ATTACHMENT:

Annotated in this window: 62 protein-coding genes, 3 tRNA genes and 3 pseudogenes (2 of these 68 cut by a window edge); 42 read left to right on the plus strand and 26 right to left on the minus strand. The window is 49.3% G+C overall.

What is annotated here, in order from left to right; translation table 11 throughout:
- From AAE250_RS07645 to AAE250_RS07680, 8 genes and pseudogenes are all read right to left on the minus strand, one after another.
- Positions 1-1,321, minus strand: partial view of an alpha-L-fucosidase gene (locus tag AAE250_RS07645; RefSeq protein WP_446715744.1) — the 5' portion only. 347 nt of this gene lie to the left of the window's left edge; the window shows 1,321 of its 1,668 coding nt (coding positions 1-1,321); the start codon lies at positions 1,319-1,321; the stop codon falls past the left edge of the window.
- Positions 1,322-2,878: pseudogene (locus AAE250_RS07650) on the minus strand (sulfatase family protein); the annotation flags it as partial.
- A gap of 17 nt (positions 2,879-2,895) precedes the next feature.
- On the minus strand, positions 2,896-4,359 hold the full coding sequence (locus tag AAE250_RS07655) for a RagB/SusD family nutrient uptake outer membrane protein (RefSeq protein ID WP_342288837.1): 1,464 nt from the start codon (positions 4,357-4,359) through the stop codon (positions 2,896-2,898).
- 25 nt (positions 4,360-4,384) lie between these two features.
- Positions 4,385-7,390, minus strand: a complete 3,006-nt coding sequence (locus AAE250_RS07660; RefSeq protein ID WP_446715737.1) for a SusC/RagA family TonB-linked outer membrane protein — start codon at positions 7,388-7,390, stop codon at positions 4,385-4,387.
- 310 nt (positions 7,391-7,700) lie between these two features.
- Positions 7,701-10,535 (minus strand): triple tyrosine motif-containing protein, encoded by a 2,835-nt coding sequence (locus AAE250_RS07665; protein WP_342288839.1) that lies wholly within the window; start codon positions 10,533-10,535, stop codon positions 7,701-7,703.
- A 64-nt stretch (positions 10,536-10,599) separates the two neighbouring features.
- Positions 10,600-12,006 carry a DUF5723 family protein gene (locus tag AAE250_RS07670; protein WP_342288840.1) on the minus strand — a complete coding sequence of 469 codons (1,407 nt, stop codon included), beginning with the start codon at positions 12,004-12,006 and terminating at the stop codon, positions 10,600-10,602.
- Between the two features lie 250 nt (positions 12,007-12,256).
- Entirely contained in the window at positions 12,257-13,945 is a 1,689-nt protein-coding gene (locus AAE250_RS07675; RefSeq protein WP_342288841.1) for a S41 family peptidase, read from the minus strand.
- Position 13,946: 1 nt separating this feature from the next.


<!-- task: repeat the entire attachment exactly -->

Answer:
Annotated in this window: 62 protein-coding genes, 3 tRNA genes and 3 pseudogenes (2 of these 68 cut by a window edge); 42 read left to right on the plus strand and 26 right to left on the minus strand. The window is 49.3% G+C overall.

What is annotated here, in order from left to right; translation table 11 throughout:
- From AAE250_RS07645 to AAE250_RS07680, 8 genes and pseudogenes are all read right to left on the minus strand, one after another.
- Positions 1-1,321, minus strand: partial view of an alpha-L-fucosidase gene (locus tag AAE250_RS07645; RefSeq protein WP_446715744.1) — the 5' portion only. 347 nt of this gene lie to the left of the window's left edge; the window shows 1,321 of its 1,668 coding nt (coding positions 1-1,321); the start codon lies at positions 1,319-1,321; the stop codon falls past the left edge of the window.
- Positions 1,322-2,878: pseudogene (locus AAE250_RS07650) on the minus strand (sulfatase family protein); the annotation flags it as partial.
- A gap of 17 nt (positions 2,879-2,895) precedes the next feature.
- On the minus strand, positions 2,896-4,359 hold the full coding sequence (locus tag AAE250_RS07655) for a RagB/SusD family nutrient uptake outer membrane protein (RefSeq protein ID WP_342288837.1): 1,464 nt from the start codon (positions 4,357-4,359) through the stop codon (positions 2,896-2,898).
- 25 nt (positions 4,360-4,384) lie between these two features.
- Positions 4,385-7,390, minus strand: a complete 3,006-nt coding sequence (locus AAE250_RS07660; RefSeq protein ID WP_446715737.1) for a SusC/RagA family TonB-linked outer membrane protein — start codon at positions 7,388-7,390, stop codon at positions 4,385-4,387.
- 310 nt (positions 7,391-7,700) lie between these two features.
- Positions 7,701-10,535 (minus strand): triple tyrosine motif-containing protein, encoded by a 2,835-nt coding sequence (locus AAE250_RS07665; protein WP_342288839.1) that lies wholly within the window; start codon positions 10,533-10,535, stop codon positions 7,701-7,703.
- A 64-nt stretch (positions 10,536-10,599) separates the two neighbouring features.
- Positions 10,600-12,006 carry a DUF5723 family protein gene (locus tag AAE250_RS07670; protein WP_342288840.1) on the minus strand — a complete coding sequence of 469 codons (1,407 nt, stop codon included), beginning with the start codon at positions 12,004-12,006 and terminating at the stop codon, positions 10,600-10,602.
- Between the two features lie 250 nt (positions 12,007-12,256).
- Entirely contained in the window at positions 12,257-13,945 is a 1,689-nt protein-coding gene (locus AAE250_RS07675; RefSeq protein WP_342288841.1) for a S41 family peptidase, read from the minus strand.
- Position 13,946: 1 nt separating this feature from the next.